Wednesday, February 23, 2011


I just found out that Janet Schulman passed away last week. I'd seen her in the Random House office here and there but never really spoke more than briefly. I wished that I'd had the opportunity to have a meaningful conversation over tea and crackers... or something... but it just never happened. I think she meant a lot to publishing and despite the fact that I never got to know her personally I remember pushing her anthology books-- The 20th Century Children's Book Treasury: Celebrated Picture Books and Stories to Read Aloud (Knopf, 1998) and You Read to Me & I'll Read to You: Stories to Share from the 20th Century (Knopf, 2001) a lot while working in the children's dept. at the bookstore. Anytime anyone wanted a present I told them either would make for a fine one.

I recall reading a long time ago, with fascination, about she forged the way early on for women in publishing. Before being editor at large at Random House she was marketing director at Macmillan. This is part of what she wrote in Publishers Weekly:

"With the New York Times #1 bestseller Watership Down and the many other commercially and critically successful authors and illustrators that Hirschman brought to the list, plus the Narnia books as the anchor of the paperback line that we started in 1970, the children’s division was growing rapidly and contributing significant profit. In the fall of 1974, though the country was in a deep recession with inflation cutting into profits, we believed that Macmillan, Inc. was in good shape....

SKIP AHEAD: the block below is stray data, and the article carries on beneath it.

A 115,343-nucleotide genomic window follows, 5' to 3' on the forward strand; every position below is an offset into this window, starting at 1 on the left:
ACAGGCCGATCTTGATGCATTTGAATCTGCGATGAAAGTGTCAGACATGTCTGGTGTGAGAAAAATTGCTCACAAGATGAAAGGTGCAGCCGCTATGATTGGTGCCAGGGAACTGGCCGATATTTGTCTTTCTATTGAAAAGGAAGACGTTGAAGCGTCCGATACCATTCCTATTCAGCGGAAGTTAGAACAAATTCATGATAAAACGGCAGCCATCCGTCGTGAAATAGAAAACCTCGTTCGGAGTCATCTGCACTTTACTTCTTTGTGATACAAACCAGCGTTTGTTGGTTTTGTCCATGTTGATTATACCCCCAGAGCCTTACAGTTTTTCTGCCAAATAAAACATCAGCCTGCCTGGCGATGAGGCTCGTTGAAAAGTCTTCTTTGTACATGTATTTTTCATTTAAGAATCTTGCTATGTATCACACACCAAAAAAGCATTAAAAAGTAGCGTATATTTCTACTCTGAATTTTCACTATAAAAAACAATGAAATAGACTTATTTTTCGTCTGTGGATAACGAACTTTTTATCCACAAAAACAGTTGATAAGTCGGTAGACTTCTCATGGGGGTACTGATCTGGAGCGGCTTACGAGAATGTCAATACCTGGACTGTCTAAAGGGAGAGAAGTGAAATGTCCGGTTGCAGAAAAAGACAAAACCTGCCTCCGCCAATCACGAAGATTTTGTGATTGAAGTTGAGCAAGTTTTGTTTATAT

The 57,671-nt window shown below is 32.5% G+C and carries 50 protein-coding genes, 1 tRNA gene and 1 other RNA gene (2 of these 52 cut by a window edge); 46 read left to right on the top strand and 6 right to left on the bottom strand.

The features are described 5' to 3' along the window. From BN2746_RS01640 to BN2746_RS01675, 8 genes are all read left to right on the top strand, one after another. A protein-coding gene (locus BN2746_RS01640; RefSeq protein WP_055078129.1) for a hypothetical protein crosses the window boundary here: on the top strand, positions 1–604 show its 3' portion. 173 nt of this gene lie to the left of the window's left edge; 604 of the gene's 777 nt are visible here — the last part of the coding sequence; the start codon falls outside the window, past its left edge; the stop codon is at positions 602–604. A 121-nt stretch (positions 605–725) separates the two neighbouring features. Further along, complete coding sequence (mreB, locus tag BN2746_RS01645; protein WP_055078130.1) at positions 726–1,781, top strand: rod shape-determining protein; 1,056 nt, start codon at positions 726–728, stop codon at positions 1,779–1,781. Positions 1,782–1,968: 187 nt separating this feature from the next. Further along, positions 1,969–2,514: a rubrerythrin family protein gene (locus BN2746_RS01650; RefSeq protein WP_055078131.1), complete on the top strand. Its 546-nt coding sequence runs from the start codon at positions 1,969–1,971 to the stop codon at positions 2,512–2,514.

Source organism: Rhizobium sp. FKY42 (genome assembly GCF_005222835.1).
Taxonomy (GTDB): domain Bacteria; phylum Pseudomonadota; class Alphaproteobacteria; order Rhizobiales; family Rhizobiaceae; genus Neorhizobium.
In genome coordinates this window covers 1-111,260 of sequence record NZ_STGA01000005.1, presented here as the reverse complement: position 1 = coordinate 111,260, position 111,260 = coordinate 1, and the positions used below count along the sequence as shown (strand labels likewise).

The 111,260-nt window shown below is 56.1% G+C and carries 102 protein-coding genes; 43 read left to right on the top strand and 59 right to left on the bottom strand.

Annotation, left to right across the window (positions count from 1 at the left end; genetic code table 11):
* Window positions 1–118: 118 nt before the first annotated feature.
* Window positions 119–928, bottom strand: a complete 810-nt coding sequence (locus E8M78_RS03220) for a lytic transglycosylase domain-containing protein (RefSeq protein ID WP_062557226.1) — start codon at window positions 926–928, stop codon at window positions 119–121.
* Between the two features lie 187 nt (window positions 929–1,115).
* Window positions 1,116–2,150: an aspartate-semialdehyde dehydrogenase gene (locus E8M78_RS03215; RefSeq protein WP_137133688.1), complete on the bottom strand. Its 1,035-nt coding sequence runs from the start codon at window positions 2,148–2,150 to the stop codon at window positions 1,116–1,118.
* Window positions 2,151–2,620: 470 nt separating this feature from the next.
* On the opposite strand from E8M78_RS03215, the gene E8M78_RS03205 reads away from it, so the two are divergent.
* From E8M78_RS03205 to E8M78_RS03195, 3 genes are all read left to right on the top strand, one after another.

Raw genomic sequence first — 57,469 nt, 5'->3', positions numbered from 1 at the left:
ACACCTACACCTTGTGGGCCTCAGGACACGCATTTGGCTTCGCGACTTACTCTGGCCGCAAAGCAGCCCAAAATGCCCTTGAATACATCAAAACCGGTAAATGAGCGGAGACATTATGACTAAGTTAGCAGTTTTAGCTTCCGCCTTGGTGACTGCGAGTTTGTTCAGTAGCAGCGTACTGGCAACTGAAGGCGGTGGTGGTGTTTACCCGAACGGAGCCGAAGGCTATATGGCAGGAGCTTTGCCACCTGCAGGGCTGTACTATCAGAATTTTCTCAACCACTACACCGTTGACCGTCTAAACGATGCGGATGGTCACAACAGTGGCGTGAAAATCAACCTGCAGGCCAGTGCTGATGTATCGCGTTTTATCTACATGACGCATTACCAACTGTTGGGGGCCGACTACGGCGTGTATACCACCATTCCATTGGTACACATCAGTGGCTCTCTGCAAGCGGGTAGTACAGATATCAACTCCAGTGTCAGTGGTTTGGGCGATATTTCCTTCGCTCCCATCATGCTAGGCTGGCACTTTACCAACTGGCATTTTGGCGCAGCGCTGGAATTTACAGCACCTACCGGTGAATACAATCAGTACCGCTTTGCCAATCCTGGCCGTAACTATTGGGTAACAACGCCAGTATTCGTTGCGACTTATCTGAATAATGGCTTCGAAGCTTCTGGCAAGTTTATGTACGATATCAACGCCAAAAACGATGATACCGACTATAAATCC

But on October 14 and 15 of that year Macmillan suddenly fired 185 people from its offices at 866 Third Avenue. Why? Wall Street viewed it as a business blunder. Others viewed it as a Machiavellian scheme. It was both....

(there's a lot more to this and you can read the whole article here - I'm cutting a lot of it out)

At four o’clock that afternoon, after 13 years service, I was given one hour to get out, as was my staff of five....

In 1973 women employees had begun gathering facts about how Macmillan discriminated against them. I had always suspected (correctly) that I was being paid far less than male vice-presidents or male marketing managers. The final straw was my discovery, after I had a baby, that maternity medical benefits that were denied me were given to the wives of male Macmillan employees. I joined the Macmillan women’s group and was subsequently elected co-chairperson.

We filed a class action complaint with the federal EEOC on May 15, 1974 and on September 5 New York State Attorney General Louis J. Lefkowitz charged Macmillan with sex discrimination in a complaint filed with the State Division of Human Rights. On October 9 some 200 Macmillan women met at the YWCA on Lexington Avenue to hear an attorney from the State Division of Human Rights inform us of our rights. Less than a week later nine of us who had signed our names to the attorney general’s complaint were among those fired, as were a number of other active members of the Macmillan Women’s group.

The New York publishing world was shocked. The firings were front page news in the New York Times and were covered in most New York media. The Washington Post headlined its story “Mac the Knife...

Three years after the EEOC consent decree was signed I received a check from Macmillan for $2,841.61. A modest sum based on my not continuing employment with Macmillan after October 15, 1974… as if I had a choice! The money meant little to me. I felt vindicated that the small part I played was going to make things better for all women in publishing. And I think it did."

Janet was 77.

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